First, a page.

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I find I may use 'no problem' when someone asks me for a favor; then it seems appropriate to say 'no problem'. If you think you have anything to say on these subjects, and many more, drop in. The fact remains, that there are many people out there who haven't picked up a book since they left school. Babi I have more time for reading now that I'm alone and retired. I guess the dueling is still going on in some areas, what with the guns and all in the city streets. This has me curious, so I am going to try and keep a list this month. BOOKS: Emma B, you know, I think I suffer from the same condition as Rembrandt when it comes to books.
But when someone says 'thank you', my response is still the traditional one. I have a busy life with clubs, tennis lessons, bridge, church activities, etc. We are retired and when I owned stores even the used bookstore, I could not read the way I wanted.. I like everything about them, the bindings, the covers, the typeface of the title on the spine, the way they SMELL (The recently published ones have the smell of promise, the older ones of stories not yet told, or wisdom yet to be learned.) I like the way they sit next to each other on the shelf, all varying colors and sizes, each different, while at the same time, each the same.
May love be in our lives and the lives of our family members. I am not sure, but feel that Grandpa and I are more interested than Kait at 11, but we will see. Alas, Freedom of Speech takes precedence, I suppose.
It's got tons of room on it so I put so much music on it and all of my photos and I'm going to download audio books so I can listen to them in the car! We are famous for discussing the pros and cons of every nomination, in the House series, so please bring your opinions.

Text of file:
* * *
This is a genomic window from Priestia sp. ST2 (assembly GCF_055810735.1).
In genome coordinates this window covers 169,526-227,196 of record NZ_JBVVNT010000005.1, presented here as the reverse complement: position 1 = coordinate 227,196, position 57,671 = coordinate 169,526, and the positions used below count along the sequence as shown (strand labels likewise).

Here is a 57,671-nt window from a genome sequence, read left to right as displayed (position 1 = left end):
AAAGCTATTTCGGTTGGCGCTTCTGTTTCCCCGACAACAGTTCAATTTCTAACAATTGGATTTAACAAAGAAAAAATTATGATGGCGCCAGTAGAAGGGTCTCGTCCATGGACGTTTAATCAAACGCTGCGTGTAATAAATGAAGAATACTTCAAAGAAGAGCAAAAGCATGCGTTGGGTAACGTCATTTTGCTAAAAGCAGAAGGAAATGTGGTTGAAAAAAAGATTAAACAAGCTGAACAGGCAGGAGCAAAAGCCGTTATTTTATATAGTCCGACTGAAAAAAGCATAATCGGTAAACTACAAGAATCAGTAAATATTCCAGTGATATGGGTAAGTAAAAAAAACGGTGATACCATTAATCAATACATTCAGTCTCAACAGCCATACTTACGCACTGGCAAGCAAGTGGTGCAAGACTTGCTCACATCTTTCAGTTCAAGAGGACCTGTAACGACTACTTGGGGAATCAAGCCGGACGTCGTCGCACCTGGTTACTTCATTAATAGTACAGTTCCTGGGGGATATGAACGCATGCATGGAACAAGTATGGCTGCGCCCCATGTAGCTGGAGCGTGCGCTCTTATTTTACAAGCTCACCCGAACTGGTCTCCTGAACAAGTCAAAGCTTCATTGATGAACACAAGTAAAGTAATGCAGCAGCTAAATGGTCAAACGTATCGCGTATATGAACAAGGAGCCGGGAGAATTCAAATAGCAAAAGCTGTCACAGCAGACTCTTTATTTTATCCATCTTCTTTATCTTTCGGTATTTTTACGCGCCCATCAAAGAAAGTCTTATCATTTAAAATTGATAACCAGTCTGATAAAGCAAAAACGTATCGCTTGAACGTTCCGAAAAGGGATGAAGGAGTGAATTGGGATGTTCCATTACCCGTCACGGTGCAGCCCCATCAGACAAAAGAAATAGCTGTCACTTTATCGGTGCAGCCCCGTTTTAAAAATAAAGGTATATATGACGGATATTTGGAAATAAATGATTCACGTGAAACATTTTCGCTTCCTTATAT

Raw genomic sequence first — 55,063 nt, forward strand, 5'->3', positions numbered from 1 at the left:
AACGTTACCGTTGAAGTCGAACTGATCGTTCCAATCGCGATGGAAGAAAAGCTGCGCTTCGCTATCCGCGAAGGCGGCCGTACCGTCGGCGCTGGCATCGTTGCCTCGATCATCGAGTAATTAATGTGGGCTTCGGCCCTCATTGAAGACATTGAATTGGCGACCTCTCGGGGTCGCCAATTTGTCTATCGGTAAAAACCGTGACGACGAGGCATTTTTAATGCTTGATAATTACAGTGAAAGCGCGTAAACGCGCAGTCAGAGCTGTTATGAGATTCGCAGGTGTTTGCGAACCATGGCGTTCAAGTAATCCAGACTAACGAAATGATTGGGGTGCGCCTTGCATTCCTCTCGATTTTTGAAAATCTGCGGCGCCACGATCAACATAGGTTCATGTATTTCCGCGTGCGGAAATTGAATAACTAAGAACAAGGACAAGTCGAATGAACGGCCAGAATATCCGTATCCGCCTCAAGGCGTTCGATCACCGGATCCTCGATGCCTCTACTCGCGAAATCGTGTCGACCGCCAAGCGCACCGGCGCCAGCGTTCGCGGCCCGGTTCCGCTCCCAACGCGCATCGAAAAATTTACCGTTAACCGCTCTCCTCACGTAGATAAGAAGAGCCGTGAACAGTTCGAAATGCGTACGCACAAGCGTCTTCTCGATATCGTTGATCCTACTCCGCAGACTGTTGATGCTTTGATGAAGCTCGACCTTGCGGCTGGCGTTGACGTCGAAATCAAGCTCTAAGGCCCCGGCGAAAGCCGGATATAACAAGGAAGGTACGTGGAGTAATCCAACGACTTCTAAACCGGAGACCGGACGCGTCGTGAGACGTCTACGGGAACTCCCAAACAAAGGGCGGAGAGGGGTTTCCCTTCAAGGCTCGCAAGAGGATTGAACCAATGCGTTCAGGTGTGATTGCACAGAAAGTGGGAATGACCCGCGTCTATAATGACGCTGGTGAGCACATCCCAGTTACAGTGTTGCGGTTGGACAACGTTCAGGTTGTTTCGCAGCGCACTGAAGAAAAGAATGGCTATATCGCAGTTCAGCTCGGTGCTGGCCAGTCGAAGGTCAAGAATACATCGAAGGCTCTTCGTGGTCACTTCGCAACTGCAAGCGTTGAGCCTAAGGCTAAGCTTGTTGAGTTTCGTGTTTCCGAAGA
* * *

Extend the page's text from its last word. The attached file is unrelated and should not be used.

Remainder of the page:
It seems a very assertive response, as tho' "yes, i bro't something to the discussion and you're welcome to it." ......More and more people are using "no problem" in place of "you're welcome" around here. Of course, to most of us, a 'thank you' is always necessary when someone does you a kindness. The amount of reading I could do dropped drastically with the first child. That doesn't keep me from filling it with petunias, impatiens, begonias, etc. When I was growing up, it seemed like every house had either a snakeplant or rubber plant, sometimes both plants. I posted something, yesterday, in the "Rembrandt's Eyes" discussion in response to Emma Barb's comment that Rembrandt collected books, not just for what was in them but, also for their own shapes, colors, feel, and texture.It gets me because I when I thank someone for doing a good job or a small kindness, I never considered it to be problematic. My daughter ( the librarian) said the library was so busy over the Christmas holidays and all age groups too. At the same time I am reading Woman in White I have been reading "A Tale of Two cities" by Dickens. It has become so common now, that people say it as readily as they say 'you're welcome'. And of course when I worked full time and still had a house to tend, I couldn't read as much. Maybe that 29 books a year is typical of the busy person who only gets a chance to read in the evenings, before bed. Since it's winter, I have six houseplants to keep me company. Since I almost always have two or three books going at once, I probably do read 29 or 30 a month. Ginny suggested that I also post it in "Book Nook.".... It is one of the touring shows with the bodies that have been preserved by special methods. Come now, we can't totally eliminate words like 'search' and 'awesome'; they have legitimate uses. If we could ban them from the teen vocabulary, now that would be a pleasure! Today we are going to see the Human Bodies exhibit at Orlandos Science Museum. If one more waiter tries that , I think my husband is going to rise out of the chair and scream.